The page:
Kate DeAngelo, MLS(ASCP)CM
Being a graveyard employee has many pros and cons. The biggest pro is the glorious seven days off after seven days on. However, overhauling my sleeping schedule from days to nights and back again is undoubtably the biggest con. When I first started my career as a medical laboratory scientist, staying awake between the hours of 2:00 and 5:00 am plagued me during the switch. I burned through hours of TV and social media, which I realized wasn’t sustainable and an utter waste of time. I challenged myself to find a hobby that could fit in my small apartment to combat those heavy-eyed nights.
In an effort to tap into my artistic side, I started baking. Nervously, I brought my creations to the break room and anxiously waited for feedback. After hearing positive responses from my coworkers, this became a bi-monthly tradition. Each baking opportunity provided me with a chance to expand my culinary skills and work with different ingredients. Before I knew it, a simple cake became a canvas for me to practice decorating techniques; looking up Pinterest recipes became a second job, and I was hooked on creating delicacies for others to enjoy. Baking evolved into a constructive pastime that prompted me to build my sugar-based repertoire, greatly assisted me with shifting my days to nights, and most importantly, boosted lab morale.
I don’t intend for this article to inspire you to master blueberry scones. I hope to encourage you to find a hobby that challenges you.
When COVID-19 came to Idaho and our lab, I decided to make lemonade—rather, lemon cake—out of lemons. I was inspired by some of the visual representations of the virus and decided to challenge myself to make a cake that resembled it. I filled two hemisphere pans with cake batter, secured the finished hemisphere cakes together with raspberry filling, and covered the sphere with vanilla buttercream frosting. I decoratively piped grey frosting to provide a flare on the membrane, plus orange and yellow frosting to highlight the proteins. Because no detail is too small, I used Red Vines to represent the virus’ spike proteins. My coworkers were in awe by the COVID-19 cake masterpiece and were hesitant to disturb its untouched appearance.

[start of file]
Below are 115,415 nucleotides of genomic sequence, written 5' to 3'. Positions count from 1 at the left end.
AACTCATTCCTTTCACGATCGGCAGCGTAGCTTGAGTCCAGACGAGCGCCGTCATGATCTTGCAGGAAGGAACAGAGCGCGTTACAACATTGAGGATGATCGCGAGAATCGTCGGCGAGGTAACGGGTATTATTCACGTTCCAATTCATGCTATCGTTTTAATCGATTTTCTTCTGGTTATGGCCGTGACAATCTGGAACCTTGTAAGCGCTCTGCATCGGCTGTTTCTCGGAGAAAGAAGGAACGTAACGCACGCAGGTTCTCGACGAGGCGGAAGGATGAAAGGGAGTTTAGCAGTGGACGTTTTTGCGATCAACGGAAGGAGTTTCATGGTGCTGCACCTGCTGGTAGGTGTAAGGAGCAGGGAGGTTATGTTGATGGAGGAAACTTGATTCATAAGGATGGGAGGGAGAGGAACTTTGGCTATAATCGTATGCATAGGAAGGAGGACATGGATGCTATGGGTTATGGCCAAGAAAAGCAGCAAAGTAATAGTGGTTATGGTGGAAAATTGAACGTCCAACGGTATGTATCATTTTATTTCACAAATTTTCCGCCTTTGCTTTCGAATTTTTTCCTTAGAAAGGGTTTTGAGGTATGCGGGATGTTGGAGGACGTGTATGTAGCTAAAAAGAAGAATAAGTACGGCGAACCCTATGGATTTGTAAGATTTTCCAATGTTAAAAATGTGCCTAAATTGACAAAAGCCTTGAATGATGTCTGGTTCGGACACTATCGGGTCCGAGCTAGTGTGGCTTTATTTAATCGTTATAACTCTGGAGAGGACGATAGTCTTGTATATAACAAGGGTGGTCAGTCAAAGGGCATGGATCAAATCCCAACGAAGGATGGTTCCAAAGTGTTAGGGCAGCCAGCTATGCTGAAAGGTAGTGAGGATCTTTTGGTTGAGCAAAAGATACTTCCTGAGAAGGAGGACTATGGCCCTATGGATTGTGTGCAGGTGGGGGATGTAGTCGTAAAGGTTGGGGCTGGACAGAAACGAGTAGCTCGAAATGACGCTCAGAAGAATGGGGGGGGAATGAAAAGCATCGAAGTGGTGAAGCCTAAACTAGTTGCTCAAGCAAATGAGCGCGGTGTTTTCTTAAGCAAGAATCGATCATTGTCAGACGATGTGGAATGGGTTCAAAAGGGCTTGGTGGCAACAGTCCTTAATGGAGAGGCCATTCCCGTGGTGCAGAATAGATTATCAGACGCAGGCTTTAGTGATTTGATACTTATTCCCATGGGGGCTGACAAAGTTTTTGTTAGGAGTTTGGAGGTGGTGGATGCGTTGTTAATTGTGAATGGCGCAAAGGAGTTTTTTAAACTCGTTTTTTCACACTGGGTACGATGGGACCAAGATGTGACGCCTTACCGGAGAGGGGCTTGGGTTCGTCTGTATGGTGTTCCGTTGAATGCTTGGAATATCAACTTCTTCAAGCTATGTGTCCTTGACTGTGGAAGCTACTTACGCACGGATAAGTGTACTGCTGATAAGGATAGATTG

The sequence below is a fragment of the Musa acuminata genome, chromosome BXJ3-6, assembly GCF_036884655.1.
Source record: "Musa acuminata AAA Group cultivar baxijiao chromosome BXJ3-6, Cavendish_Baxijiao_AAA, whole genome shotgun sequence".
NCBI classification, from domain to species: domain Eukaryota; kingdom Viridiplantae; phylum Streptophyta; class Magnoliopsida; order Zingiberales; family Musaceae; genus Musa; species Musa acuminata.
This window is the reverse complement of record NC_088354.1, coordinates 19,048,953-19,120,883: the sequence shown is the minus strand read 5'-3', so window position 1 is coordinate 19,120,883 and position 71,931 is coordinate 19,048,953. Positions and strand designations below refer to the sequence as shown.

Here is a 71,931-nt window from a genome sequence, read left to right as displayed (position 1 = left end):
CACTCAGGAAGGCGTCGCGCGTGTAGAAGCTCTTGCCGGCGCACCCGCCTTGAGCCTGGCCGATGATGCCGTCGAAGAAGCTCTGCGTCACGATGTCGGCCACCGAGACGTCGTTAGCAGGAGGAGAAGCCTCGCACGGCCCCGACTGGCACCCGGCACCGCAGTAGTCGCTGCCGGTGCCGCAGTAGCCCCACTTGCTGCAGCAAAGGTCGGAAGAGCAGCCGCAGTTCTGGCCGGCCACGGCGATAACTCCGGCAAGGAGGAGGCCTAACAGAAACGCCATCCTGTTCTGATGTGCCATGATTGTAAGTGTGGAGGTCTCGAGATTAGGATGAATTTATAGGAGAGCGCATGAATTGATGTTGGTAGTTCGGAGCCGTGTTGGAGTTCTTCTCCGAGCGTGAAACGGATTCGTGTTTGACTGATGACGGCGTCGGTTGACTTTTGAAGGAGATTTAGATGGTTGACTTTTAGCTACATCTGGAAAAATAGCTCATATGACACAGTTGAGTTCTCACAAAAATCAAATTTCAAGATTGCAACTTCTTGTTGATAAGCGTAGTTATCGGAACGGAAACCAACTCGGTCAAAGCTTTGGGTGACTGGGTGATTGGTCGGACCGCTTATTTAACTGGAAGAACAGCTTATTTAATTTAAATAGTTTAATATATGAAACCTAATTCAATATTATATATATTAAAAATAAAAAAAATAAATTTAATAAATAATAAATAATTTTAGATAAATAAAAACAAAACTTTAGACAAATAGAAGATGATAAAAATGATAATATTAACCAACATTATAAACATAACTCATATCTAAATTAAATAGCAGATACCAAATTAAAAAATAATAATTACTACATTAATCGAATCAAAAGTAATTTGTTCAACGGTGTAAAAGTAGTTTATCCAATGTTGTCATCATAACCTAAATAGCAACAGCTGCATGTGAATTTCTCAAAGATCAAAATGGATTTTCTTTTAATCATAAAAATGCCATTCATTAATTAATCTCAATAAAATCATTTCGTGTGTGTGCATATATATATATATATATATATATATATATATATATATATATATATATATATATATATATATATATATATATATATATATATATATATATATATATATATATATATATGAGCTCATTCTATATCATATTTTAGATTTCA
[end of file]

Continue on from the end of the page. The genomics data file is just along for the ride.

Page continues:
The pandemic aside, I’ve been baking for over three years for the St. Luke’s Magic Valley Laboratory in Twin Falls, Idaho. I’ve baked cookies, specialty cakes, pies, tarts, pastries, you name it. Notably, one of my favorite creations was concocted for Lab Week a few years ago. The theme of the dessert competition was “Bring Your Favorite Lab Specimen.” After pondering the theme for a while, I decided to create a “Rh Incompatibility in a Cord Blood” cake. It was a red velvet cake rolled with whipped cream and topped with cherry pie filling to give it the appearance of being bloody with the cherries serving as agglutinated cells. I garnished the cake with a steak knife stuck in the middle, because again, no detail is too small. My coworkers were equally disgusted and intrigued by my creation, which meant more to me than winning the competition.
I don’t intend for this article to inspire you to master blueberry scones. I hope to encourage you to find a hobby that challenges you. Don’t let a seemingly daunting appearance prevent you from taking that first step; start with manageable pieces and build from the ground up. And, as always, don’t beat yourself up for failing. Google, “Pinterest baking fails,” and you will probably see many things that went wrong in my kitchen. Take the leap, try something new, and turn it into something that makes others smile.
Kate DeAngelo is a Medical Laboratory Scientist at St. Luke’s Magic Valley in Twin Falls, Idaho.
Baking, for author Kate DeAngelo, has allowed her to tap into her artistic side, helped her shift her days to nights, and boosted lab morale as she shares her delicious creations with co-workers.